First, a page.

I was just looking around on G+ and came upon this video that shows what MP3s have done to the market. Eye-opening to say the least. I have read about Neil Young’s efforts to bring back hi-fi quality to digital recordings with Pono, but from the poking around I did, this is an audio reconstruction effort, not a ‘let’s put larger files on the internet’ effort. It is from the Harmon corporation, called Clari-fi and attempts to sense what elements have been removed from recordings via compression and then restore them. Interesting idea, as it would not necessitate a change from how media is currently delivered.
There is some really good information in this video, presented by some top name artists and engineers. They present deep insight into what we have grown accustomed to with digital music, and how the industry has changed over the last two decades.
Here is the link to the video http://youtu.be/mDZcz-V29_M , its 22 minutes long, but worth the time. And don’t forget to check out the Clari-fi link above.
As musicians and recording professioinals, I think we owe it to ourselves and everyone else that our music touches to present the best quality possible. If we don’t strive for excellence, why are we in the business in the first place?
I am not a big fan of re-blogging. It just seems like “yeah, me too” and a lazy way out. And I really hate that my very first substantive post on this new site is a re-blog, but lately I have been trying to better understand compression. I have studied some of the greats: Dave Pensado, Chris Lord Alge, and others, who, all to my chagrin, seemed to fall short of the mark in helping me to really understand compression in a clear and concise manner.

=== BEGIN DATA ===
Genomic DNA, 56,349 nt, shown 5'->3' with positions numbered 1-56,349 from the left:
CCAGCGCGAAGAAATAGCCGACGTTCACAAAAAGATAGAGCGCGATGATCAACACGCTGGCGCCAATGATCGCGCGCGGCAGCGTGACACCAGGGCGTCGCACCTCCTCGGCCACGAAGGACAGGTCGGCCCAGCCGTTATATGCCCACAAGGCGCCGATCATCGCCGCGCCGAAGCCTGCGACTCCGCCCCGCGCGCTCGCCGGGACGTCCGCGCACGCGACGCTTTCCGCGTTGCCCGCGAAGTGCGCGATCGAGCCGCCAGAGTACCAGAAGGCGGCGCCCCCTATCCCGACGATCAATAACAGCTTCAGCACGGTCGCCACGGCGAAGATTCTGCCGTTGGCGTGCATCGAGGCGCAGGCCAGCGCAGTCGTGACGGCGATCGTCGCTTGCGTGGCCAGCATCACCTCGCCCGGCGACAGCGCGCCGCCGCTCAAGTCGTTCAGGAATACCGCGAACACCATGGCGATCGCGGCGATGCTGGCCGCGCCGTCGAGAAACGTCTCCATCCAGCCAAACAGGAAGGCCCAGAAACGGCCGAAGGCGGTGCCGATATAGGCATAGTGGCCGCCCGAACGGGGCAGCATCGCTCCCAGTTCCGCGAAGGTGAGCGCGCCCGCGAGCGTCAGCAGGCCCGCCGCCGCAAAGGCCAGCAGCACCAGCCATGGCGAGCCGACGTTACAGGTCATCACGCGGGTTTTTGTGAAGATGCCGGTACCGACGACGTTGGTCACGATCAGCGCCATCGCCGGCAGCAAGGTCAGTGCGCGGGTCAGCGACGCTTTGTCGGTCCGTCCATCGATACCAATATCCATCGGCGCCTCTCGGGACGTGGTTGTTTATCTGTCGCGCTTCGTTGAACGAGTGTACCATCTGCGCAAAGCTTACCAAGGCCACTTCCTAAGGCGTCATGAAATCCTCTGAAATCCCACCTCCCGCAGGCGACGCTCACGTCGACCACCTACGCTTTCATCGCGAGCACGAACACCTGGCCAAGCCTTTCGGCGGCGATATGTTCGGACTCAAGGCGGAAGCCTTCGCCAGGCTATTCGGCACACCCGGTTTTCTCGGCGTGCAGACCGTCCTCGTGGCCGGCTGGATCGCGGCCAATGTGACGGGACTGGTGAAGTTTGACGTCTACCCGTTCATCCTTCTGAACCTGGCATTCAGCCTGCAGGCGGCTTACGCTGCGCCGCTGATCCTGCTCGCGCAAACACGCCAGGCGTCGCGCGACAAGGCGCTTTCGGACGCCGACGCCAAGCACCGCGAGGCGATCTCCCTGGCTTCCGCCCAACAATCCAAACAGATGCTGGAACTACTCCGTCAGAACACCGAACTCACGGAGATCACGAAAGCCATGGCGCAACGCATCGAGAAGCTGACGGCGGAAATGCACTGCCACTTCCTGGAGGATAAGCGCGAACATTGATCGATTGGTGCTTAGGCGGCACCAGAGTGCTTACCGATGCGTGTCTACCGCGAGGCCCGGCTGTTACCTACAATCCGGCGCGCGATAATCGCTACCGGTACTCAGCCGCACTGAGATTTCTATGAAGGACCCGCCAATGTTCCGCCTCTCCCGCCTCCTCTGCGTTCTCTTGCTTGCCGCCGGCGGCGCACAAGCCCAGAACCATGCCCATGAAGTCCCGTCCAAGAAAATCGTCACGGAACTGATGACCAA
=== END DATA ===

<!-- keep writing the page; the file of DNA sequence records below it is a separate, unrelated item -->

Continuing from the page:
However, when a topic is thoroughly explained and little to no improvement can be made on the original author’s efforts, there is simply no need to recreate the wheel. These two blog posts over at Sonic Sense hit the mark for me. The articles are nice, but the two YouTube videos are packed with information. In fact, watch both videos at least 3 times each! Hopefully you are not as dense as I am (I had to watch them 4 times each just to absorb all the information) and can catch it all really quickly.
So here it is, a disappointing re-blog. But trust me, you won’t be disappointed in the content!
UPDATED with the latest one.
Thanks to Josh Berman at Sonic Sense.
UPDATE 02/16/2015 Aren’t you glad I scour the internet looking for more training material for you?
Courtesy of MixbusTV The Ultimate Compression Tutorial
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